American Association for Cancer Research
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Supplementary Table S1 from Neighborhood Socioeconomic Status and Racial and Ethnic Survival Disparities in Oral Cavity and Laryngeal Cancer

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posted on 2023-05-01, 08:20 authored by Yupeng Liu, Lydia Zhong, Sidharth V. Puram, Angela L. Mazul

Table summarizing 5-year overall survival rate of oral cavity cancer patients.


Washington University School of Medicine in St. Louis (WUSM)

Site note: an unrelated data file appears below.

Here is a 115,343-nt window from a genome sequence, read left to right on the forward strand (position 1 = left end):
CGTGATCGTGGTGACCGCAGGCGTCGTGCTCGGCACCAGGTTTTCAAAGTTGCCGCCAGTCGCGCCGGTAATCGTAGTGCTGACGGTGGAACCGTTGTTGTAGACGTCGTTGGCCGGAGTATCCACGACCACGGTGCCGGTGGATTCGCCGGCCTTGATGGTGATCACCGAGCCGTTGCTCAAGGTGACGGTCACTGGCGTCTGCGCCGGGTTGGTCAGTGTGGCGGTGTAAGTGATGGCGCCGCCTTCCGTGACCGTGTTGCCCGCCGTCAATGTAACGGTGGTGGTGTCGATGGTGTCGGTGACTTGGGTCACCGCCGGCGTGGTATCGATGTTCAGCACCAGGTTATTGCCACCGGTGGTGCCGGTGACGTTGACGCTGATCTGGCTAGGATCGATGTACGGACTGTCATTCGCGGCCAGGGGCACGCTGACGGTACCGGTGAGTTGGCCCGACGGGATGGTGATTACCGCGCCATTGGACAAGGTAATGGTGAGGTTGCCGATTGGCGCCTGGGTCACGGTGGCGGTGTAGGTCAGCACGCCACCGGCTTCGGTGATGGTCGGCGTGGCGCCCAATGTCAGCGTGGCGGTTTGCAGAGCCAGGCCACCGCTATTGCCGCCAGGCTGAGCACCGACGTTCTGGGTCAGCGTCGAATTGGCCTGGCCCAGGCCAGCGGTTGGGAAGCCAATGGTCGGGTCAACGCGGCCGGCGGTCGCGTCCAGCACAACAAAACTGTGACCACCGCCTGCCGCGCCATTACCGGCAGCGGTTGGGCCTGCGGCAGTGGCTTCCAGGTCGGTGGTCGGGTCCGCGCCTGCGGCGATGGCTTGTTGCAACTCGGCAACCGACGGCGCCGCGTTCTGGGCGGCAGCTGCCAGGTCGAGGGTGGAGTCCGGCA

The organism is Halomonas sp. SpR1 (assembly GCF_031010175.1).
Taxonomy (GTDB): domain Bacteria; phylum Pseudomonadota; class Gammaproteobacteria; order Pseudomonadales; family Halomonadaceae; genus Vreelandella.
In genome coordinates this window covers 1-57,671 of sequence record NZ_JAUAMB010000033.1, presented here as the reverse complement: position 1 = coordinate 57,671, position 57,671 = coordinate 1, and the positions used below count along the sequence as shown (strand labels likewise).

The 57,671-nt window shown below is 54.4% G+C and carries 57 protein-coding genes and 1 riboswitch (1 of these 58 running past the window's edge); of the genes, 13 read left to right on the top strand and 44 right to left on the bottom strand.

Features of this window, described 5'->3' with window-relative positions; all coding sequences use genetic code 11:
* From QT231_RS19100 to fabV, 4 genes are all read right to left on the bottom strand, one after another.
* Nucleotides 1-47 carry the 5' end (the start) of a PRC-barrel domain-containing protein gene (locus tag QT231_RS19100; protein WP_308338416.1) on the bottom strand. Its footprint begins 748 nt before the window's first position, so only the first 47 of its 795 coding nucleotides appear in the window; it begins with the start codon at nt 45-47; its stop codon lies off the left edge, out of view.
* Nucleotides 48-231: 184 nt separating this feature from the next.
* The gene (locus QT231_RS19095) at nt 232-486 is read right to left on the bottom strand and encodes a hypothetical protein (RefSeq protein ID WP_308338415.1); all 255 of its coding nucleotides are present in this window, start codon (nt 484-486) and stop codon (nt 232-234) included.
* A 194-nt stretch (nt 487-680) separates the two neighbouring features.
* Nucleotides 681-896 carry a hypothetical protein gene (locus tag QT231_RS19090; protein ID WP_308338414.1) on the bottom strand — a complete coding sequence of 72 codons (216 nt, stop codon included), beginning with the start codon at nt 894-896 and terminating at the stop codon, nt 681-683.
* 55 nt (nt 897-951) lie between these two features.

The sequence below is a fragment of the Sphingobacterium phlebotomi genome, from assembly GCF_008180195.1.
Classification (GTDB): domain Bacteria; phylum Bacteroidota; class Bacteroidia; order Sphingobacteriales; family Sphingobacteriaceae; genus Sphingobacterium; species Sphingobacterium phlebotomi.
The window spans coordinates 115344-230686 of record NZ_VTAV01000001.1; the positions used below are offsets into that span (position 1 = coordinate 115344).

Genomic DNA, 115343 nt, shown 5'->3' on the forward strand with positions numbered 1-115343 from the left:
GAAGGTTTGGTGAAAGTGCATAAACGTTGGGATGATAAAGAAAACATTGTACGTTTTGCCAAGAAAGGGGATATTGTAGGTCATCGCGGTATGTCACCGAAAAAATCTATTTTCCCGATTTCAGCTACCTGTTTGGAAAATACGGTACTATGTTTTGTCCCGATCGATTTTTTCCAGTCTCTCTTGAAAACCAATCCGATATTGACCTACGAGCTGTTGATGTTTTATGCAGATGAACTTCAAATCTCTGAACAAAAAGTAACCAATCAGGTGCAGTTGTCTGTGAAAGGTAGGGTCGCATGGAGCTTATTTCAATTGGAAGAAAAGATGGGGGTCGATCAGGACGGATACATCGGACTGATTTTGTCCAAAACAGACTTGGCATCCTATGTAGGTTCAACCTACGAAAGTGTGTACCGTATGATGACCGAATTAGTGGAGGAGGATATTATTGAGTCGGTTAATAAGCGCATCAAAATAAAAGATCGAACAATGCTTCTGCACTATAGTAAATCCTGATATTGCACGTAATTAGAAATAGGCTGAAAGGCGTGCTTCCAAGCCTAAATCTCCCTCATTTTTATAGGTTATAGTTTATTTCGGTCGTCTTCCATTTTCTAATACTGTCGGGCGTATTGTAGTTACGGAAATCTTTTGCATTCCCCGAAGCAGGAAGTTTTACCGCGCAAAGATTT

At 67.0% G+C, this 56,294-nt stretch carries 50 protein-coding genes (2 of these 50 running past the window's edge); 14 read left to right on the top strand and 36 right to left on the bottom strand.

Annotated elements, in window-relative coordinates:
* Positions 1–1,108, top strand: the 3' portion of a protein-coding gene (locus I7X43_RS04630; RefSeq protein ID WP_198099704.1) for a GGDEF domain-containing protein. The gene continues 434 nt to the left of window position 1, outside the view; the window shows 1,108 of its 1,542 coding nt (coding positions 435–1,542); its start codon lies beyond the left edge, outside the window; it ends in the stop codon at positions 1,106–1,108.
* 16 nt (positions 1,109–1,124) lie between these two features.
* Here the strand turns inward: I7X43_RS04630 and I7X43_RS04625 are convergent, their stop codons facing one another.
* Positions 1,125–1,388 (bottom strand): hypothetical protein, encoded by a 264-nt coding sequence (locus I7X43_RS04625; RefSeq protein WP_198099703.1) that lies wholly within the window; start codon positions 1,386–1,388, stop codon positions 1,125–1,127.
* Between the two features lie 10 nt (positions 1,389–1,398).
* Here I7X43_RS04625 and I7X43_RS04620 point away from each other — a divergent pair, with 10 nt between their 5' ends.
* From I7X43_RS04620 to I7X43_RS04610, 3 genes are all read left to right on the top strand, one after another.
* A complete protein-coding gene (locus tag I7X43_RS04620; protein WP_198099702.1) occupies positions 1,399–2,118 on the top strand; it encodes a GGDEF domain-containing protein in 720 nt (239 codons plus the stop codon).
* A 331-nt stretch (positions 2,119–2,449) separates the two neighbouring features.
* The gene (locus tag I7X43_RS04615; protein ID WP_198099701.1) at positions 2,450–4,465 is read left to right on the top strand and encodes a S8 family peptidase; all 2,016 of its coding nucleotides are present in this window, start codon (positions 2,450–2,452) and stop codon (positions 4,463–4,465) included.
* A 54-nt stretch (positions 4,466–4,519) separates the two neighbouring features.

Oral cavity cancer (OCC) and laryngeal cancer are among the most common cancers worldwide. This study investigated survival in non-Hispanic (NH) Black, NH White, Asian, and Hispanic patients with OCC and laryngeal cancer of low, intermediate, and high neighborhood socioeconomic status (nSES). We used data from the SEER 18 Census Tract-level SES and Rurality Database of the National Cancer Institute to create cohorts of OCC and laryngeal cancer patients from 2013 to 2018. Univariate survival analysis was performed with Kaplan–Meier curves and log-rank P values by nSES and then the cross-classification of race, ethnicity, and nSES. We used Cox proportional hazards regression model for multivariable analysis. Higher nSES was associated with better OCC survival for NH White, NH Black, and Asian patients, and better laryngeal cancer survival for NH White, NH Black, Hispanic, and Asian patients. In the multivariable analyses of both OCC and laryngeal cancer survival, NH Black patients had worse survival than NH White patients in the high nSES tertile. NH Black patients with OCC were at higher risk of death than NH White patients at all nSES levels. Conversely, Asian patients with laryngeal cancer demonstrated better survival than other races within the high nSES. Overall survival differs between racial and ethnic groups of similar nSESs. These health disparities in patients with OCC and laryngeal cancer reflect broader inequities in the cancer control continuum. The cross-classification of race, ethnicity, and nSES revealed disparities in the 5-year overall survival of patients with OCC and laryngeal cancer and highlights the importance of intersectionality in the discussion of health equity.

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